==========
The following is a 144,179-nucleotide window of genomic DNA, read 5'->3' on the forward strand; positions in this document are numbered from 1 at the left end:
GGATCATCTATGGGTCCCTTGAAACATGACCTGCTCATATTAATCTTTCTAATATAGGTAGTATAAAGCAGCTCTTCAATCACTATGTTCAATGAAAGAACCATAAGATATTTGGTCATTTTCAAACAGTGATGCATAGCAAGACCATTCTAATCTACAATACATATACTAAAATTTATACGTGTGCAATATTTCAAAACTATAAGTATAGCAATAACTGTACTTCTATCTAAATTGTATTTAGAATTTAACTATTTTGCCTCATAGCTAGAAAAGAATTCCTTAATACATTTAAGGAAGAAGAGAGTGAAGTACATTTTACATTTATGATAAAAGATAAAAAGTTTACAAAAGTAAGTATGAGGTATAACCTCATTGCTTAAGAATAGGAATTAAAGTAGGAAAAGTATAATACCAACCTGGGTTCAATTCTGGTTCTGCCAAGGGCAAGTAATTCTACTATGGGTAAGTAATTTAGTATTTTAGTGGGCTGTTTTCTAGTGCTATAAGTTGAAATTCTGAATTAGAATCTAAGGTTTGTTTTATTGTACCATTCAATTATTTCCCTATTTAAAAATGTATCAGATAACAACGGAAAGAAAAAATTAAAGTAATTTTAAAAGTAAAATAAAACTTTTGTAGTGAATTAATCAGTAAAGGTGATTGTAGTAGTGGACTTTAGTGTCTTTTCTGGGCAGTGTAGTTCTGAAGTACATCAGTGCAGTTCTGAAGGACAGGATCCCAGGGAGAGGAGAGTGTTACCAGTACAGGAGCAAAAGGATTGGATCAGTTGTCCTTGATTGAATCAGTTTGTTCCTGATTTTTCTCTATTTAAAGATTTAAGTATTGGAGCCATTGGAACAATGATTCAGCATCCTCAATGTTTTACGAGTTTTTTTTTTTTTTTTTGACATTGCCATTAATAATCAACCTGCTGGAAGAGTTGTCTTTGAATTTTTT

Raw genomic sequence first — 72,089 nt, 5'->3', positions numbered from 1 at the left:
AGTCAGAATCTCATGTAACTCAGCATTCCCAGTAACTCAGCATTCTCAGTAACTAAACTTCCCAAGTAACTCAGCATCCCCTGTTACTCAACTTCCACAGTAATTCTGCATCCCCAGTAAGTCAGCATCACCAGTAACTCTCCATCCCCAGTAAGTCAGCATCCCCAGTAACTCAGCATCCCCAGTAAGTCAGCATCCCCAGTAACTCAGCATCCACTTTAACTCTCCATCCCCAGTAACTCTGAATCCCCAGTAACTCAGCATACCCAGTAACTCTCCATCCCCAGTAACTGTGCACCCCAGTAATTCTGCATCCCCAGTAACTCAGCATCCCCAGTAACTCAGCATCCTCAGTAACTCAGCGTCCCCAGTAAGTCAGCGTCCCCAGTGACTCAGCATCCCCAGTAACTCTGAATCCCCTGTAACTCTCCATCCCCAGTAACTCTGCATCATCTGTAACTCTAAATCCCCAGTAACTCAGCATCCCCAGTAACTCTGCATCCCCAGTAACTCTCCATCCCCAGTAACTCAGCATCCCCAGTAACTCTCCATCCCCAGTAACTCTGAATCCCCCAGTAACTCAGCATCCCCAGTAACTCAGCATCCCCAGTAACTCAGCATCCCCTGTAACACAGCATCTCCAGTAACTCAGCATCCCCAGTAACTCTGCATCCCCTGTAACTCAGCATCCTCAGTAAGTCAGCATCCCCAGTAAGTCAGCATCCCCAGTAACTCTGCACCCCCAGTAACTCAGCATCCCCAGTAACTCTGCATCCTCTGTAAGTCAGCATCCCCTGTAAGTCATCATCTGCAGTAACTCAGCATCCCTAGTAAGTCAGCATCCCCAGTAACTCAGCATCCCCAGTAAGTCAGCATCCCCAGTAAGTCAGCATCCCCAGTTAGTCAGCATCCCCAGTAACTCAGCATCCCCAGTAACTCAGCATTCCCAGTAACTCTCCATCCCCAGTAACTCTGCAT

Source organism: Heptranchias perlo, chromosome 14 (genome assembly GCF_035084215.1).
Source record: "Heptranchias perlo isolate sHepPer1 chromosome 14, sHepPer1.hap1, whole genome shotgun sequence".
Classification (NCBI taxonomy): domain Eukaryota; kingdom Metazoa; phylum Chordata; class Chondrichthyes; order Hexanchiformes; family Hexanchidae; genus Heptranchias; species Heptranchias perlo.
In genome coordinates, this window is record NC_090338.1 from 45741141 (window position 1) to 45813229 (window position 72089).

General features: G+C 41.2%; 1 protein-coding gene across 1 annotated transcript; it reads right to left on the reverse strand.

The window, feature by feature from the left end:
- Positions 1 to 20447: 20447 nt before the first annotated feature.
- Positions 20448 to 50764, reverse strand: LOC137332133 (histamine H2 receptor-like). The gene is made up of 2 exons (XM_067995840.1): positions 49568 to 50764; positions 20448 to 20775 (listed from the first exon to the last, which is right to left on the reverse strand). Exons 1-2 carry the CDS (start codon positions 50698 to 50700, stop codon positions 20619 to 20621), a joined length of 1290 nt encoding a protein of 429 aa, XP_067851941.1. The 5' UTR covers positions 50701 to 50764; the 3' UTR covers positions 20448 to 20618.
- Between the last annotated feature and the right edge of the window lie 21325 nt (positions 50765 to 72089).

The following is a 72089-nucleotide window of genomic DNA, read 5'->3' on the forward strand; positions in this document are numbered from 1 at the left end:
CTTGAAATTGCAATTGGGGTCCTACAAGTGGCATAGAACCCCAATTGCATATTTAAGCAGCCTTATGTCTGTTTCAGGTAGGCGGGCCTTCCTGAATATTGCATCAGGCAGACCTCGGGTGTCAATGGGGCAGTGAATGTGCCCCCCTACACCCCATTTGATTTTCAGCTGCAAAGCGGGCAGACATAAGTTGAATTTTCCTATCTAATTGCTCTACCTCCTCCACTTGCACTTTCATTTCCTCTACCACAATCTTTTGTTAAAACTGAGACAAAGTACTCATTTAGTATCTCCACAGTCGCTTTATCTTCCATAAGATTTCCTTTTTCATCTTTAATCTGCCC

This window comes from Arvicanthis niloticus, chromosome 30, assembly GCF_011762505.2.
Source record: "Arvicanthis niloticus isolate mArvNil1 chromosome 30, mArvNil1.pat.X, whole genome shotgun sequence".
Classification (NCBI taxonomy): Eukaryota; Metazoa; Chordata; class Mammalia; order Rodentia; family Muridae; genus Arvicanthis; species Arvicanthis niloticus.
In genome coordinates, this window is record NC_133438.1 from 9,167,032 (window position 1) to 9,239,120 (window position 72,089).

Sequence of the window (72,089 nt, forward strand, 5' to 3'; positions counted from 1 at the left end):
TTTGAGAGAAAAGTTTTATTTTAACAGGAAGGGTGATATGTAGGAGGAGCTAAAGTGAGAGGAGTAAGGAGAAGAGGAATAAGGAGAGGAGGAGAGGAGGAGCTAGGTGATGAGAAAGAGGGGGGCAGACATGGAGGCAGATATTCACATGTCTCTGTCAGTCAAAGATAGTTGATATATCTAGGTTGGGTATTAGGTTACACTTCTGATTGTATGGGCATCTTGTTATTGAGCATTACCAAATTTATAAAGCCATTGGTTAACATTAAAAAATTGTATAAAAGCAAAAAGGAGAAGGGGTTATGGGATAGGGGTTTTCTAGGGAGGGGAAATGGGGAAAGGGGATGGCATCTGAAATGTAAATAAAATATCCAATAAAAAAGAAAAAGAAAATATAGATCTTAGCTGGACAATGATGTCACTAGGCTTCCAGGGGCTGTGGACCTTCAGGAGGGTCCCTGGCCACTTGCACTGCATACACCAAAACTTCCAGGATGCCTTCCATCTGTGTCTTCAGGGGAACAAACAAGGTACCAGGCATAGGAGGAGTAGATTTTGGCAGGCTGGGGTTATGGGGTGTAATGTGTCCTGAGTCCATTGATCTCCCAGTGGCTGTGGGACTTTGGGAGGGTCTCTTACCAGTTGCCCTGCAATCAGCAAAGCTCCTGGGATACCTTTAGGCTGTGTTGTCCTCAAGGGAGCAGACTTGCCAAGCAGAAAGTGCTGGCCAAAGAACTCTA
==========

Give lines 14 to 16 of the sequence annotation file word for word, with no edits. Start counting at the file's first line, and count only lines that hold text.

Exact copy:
The following is a 72089-nucleotide window of genomic DNA, read 5'->3' on the forward strand; positions in this document are numbered from 1 at the left end:
CTTGAAATTGCAATTGGGGTCCTACAAGTGGCATAGAACCCCAATTGCATATTTAAGCAGCCTTATGTCTGTTTCAGGTAGGCGGGCCTTCCTGAATATTGCATCAGGCAGACCTCGGGTGTCAATGGGGCAGTGAATGTGCCCCCCTACACCCCATTTGATTTTCAGCTGCAAAGCGGGCAGACATAAGTTGAATTTTCCTATCTAATTGCTCTACCTCCTCCACTTGCACTTTCATTTCCTCTACCACAATCTTTTGTTAAAACTGAGACAAAGTACTCATTTAGTATCTCCACAGTCGCTTTATCTTCCATAAGATTTCCTTTTTCATCTTTAATCTGCCC

This window comes from Arvicanthis niloticus, chromosome 30, assembly GCF_011762505.2.